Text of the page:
May 2, 2024 - Ontario addresses labour shortage with new pathways to enter skilled trades - Ontario students will be able to spend the majority of their senior years working in the trades while still completing a few compulsory academic courses. The Ontario government announced on Wednesday the introduction of the Focused Apprenticeship Skills Training program, a new stream of the Ontario Youth Apprenticeship Program aimed at accelerating the training and employment of young Ontarians in the skilled trades. (Full Story)

May 1, 2024 - Ontario considering 27-week personal illness leave - The Ontario government is conducting a consultation on amending the Employment Standards Act, 2000 (ESA) to include an unpaid 27-week personal long-term illness leave, which would align with the length of federal Employment Insurance (EI) sickness benefits. Currently, the ESA provides for three unpaid days of personal leave per year for illness, injury, or medical emergency. (Full Story)

May 1, 2024 - Ontario Making It Easier to Enter Skilled Trades - The Ontario government is introducing new policy and legislative measures to attract more young people to the skilled trades, including adding a new apprenticeship pathway and an online job matching platform. These initiatives are designed to promote the skilled trades to youth and workers and help set them on a path to rewarding, well-paying careers as electricians, plumbers, carpenters and other skilled trades. (Full Story)

April 29, 2024 - Latest employment law reform includes new disclosure rules for AI used for job applicant screening - Ontario's recently passed Working for Workers Four Act represents the first time artificial intelligence is directly referenced in the province's employment legislation, says Marc Kitay, an employment lawyer and a partner at Whitten & Lublin PC in Toronto. "It's also unlikely to be the last," he adds. (Full Story)

March 21, 2024 - Ontario's Ministry of Labour can't force employers to pay worker wages, but why? - Dozens of people have contacted CTV News claiming they weren't paid after working at, or providing services to, a Kitchener, Ont. grocer. Some allege they're owed thousands of dollars from Dutchie's Fresh Food Market. In some cases, they've been waiting years for a resolution. (Full Story)

April 30, 2024 - Ontario expands WSIB coverage for firefighters - Ontario's forest firefighters will soon have the same presumptive Workplace Safety and Insurance Board (WSIB) coverage that urban firefighters do. The provincial government will introduce changes to the Workplace Safety and Insurance Act (WSIA) to ensure that firefighters who have been at least 10 years in service will be entitled to presumptive coverage for primary-site skin cancer. (Full Story)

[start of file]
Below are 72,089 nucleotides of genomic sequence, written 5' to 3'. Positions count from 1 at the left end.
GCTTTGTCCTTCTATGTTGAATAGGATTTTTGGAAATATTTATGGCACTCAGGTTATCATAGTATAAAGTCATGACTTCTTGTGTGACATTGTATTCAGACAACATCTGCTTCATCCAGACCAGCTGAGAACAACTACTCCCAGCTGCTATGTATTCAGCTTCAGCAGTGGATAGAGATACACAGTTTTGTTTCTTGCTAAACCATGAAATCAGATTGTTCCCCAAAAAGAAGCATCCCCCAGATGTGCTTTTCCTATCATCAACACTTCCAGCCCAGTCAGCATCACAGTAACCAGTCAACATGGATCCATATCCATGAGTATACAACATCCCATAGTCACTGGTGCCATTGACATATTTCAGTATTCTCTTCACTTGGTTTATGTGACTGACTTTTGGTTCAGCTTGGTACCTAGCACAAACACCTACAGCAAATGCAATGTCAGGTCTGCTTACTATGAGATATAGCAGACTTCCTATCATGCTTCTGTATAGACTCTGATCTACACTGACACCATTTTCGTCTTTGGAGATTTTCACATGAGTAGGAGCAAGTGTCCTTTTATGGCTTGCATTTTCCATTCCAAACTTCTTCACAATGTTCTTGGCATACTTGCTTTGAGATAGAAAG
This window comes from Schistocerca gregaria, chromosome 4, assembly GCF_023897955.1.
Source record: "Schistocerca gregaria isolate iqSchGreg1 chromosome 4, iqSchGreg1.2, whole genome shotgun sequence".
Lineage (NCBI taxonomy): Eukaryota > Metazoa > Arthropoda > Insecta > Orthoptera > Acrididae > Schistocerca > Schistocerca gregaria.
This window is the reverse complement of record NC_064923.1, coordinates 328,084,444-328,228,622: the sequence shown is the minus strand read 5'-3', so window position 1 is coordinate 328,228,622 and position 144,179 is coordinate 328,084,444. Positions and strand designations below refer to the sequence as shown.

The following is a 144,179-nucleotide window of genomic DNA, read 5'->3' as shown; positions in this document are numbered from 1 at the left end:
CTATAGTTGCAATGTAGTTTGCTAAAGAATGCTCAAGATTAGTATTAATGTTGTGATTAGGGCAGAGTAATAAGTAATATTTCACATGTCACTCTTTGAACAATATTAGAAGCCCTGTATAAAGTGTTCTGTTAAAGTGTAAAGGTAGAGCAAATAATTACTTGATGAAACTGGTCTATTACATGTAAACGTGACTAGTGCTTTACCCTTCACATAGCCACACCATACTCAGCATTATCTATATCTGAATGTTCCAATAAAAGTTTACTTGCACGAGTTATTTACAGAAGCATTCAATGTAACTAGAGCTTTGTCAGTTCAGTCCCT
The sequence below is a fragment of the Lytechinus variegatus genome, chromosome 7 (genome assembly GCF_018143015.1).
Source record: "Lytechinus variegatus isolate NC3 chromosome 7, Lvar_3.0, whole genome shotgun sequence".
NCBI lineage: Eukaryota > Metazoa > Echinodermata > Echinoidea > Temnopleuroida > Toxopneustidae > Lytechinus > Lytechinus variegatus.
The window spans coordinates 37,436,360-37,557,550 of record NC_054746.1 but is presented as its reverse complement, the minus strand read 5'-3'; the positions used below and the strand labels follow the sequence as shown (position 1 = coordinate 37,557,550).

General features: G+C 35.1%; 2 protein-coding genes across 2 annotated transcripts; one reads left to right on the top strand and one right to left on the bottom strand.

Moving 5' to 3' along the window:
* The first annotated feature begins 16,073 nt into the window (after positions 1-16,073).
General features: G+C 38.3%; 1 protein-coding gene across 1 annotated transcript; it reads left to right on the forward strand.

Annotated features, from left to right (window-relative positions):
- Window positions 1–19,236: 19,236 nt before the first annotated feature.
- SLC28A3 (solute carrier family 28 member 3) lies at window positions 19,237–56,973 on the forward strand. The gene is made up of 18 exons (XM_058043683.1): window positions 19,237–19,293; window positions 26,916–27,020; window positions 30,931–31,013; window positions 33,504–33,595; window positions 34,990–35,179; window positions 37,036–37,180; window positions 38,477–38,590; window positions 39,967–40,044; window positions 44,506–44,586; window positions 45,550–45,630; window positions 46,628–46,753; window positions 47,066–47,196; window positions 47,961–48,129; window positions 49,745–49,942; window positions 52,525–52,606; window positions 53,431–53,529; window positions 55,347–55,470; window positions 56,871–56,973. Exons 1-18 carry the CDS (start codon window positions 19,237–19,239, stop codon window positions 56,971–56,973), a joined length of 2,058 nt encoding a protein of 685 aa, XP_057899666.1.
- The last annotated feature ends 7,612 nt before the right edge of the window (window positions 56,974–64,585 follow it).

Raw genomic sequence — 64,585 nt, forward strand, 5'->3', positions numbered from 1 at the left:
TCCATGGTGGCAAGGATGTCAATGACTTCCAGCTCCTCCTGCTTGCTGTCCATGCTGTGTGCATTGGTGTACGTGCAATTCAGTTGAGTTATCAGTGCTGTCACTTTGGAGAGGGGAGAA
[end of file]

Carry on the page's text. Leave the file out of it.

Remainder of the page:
April 25, 2024 - Ontario to scrap sick notes: What employees need to know - To ease the burden on family physicians, the Ontario government is planning to scrap sick notes for short absences from work. Currently, the province's Employment Standards Act (ESA) allows employers to ask staff for a doctor's note (as long as the request is reasonable) when they use part or all of their three days of provincially-mandated annual sick leave. (Full Story)

March 28, 2024 - Ontario Raising Minimum Wage to Support Workers - The Ontario government is increasing the minimum wage from $16.55 per hour to $17.20, effective October 1, 2024. This 3.9 per cent annualized wage increase is based on the Ontario Consumer Price Index (CPI) and brings Ontario's minimum wage to the second highest in Canada. (Full Story)

March 13, 2024 - 'Tons of jobs but no people,' says northwestern Ontario workforce planning board - You might have heard someone you know or strangers in passing talk about how ‘nobody wants to work anymore' or how there seems to be a lack of jobs available to people looking for work. During the 2024 Thunder Bay District Municipal League (TBDML) conference and annual general meeting, however, municipal officials from across the region heard a different story during a presentation from Gary Christian, executive director of the North Superior Workforce Planning Board. (Full Story)

May 3, 2024 - P.E.I.'s new population strategy stifling hopes for permanent residency, foreign workers say - Some foreign workers on P.E.I. say they're frustrated and worried as recent changes to the province's immigration strategy put their chance to get permanent residency at risk. Their concerns come after the P.E.I. government announced in February that it's cutting the number of people it nominates for permanent residency by 25 per cent in 2024. (Full Story)

April 17, 2024 - Sick notes still required as PCs vote down change to P.E.I.'s Employment Standards Act - The governing Progressive Conservatives voted down a bill Wednesday that would have eliminated the requirement for doctor's notes for sick employees in P.E.I. The bill was brought forward by the Green Party, which invited Dr. Kay Dingwell to the legislature to help make its case. (Full Story)